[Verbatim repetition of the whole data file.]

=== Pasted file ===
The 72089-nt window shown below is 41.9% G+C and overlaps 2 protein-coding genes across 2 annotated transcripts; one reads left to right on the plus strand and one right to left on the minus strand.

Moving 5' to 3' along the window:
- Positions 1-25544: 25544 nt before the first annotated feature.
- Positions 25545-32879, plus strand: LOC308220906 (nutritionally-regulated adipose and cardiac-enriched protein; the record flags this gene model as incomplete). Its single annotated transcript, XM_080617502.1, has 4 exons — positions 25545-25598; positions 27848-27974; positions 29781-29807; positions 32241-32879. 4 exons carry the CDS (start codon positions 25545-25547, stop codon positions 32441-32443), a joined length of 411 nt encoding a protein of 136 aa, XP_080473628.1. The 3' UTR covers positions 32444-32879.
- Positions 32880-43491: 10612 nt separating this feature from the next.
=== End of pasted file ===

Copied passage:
The 72089-nt window shown below is 41.9% G+C and overlaps 2 protein-coding genes across 2 annotated transcripts; one reads left to right on the plus strand and one right to left on the minus strand.

Moving 5' to 3' along the window:
- Positions 1-25544: 25544 nt before the first annotated feature.
- Positions 25545-32879, plus strand: LOC308220906 (nutritionally-regulated adipose and cardiac-enriched protein; the record flags this gene model as incomplete). Its single annotated transcript, XM_080617502.1, has 4 exons — positions 25545-25598; positions 27848-27974; positions 29781-29807; positions 32241-32879. 4 exons carry the CDS (start codon positions 25545-25547, stop codon positions 32441-32443), a joined length of 411 nt encoding a protein of 136 aa, XP_080473628.1. The 3' UTR covers positions 32444-32879.
- Positions 32880-43491: 10612 nt separating this feature from the next.